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Types of Living Donation

Janet Hiller, RN, MSN, and Sandy Loevner, living kidney donorTransplant nurse Janet Hiller with living kidney donor Sandy Loevner.

There are two main types of living kidney donation: directed and non-directed.

Directed Donation

Directed donation occurs when a donor and recipient know each other. The donor and recipient may or may not be related. In the past, for best results, donors and recipients needed to have matching blood types and the recipient’s body needed to be unsensitized. If a recipient is not sensitized, it means that the recipient’s antibodies should not attack blood and tissue from the donor, leading to organ rejection.

However, donors and recipients do not have to be an exact match. The Johns Hopkins Comprehensive Transplant Center developed a method, called plasmapheresis, that allows for a “non-matching” donor to still provide a kidney to a recipient. Through our Incompatible Kidney Transplantation Program (InKTP) and our Highly Sensitized Patient Protocol, more options are available for non-matching, directed donors and recipients.

Another directed donation option is to participate in a kidney swap, or exchange. Through this type of donation, a donor and recipient may trade kidneys with another donor/recipient pair. For example, if there were two donor/recipient sets, A and B, Donor A’s kidney would go to Recipient B, while Donor B’s kidney would go to Recipient A. When multiple donor/recipient pairs are used, this type of matching is called a Paired Kidney Exchange.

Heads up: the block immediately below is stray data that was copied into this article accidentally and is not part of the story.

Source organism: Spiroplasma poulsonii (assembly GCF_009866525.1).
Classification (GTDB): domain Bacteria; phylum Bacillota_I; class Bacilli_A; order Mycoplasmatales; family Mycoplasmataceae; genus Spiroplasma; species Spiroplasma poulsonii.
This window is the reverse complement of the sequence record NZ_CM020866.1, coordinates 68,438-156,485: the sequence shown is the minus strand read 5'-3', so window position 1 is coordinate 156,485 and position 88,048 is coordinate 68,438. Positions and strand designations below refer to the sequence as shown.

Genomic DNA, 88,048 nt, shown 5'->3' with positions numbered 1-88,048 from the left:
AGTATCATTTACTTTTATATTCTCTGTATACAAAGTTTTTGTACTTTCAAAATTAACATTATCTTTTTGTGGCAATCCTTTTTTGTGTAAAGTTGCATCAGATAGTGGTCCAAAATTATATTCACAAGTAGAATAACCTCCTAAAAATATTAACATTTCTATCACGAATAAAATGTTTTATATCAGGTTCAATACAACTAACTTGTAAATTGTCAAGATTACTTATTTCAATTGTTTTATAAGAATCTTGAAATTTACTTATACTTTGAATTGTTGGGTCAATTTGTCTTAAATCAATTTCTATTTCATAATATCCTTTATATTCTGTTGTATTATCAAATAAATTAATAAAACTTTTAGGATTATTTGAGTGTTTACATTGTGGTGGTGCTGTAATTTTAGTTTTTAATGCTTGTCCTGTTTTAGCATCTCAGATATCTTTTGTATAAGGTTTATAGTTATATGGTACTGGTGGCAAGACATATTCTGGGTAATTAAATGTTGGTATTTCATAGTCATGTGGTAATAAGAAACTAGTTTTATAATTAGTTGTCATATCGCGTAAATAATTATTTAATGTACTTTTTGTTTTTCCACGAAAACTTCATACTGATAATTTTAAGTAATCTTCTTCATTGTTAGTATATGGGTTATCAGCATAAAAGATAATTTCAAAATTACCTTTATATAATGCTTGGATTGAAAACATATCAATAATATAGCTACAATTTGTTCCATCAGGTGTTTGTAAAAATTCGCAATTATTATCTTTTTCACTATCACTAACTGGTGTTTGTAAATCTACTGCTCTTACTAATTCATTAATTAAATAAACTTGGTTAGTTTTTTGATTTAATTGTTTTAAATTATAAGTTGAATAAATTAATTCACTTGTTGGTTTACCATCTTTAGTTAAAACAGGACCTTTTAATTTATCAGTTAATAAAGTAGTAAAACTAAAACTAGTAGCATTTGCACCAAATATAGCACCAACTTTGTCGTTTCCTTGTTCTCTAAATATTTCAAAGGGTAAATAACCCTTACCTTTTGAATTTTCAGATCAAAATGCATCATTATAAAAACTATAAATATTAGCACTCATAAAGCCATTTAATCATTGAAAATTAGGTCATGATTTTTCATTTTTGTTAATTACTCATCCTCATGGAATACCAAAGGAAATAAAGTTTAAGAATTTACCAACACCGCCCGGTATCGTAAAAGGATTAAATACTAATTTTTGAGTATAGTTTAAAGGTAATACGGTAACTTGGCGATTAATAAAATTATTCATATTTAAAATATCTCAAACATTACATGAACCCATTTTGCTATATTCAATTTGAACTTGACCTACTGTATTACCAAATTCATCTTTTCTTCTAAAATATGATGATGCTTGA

Non-Directed Donation

Non-directed donors, or altruistic donors, are individuals who choose to donate a kidney to an unknown recipient. This kind of donation has the potential to start a domino effect of kidney donations.

Can I Be a Living Donor?

Thank you for your interest in living kidney donation. The general requirements for living kidney donation are listed below. If you have any questions or are interested in living donation, please call 410-614-9345.

Criteria for live donation of a kidney:

  • Must be in good physical and mental health
  • Must be at least 18 years old
  • Must have a body mass index (BMI) that is less than 35
  • Must be free from the following:
    • Uncontrolled high blood pressure in certain individuals
    • Diabetes
    • Cancer
    • HIV/AIDS
    • Hepatitis
    • Organ diseases
    • Infectious diseases

Living donors also need a strong support system to rely on for emotional and physical needs during recovery.

Finally, the donation of any organ by a living person must be completely voluntary. Donors should be free from any pressure or guilt associated with the donation and cannot be paid for their donation. In 1984, the U.S. Congress passed the National Organ Transplant Act, which made it illegal to buy or sell organs.

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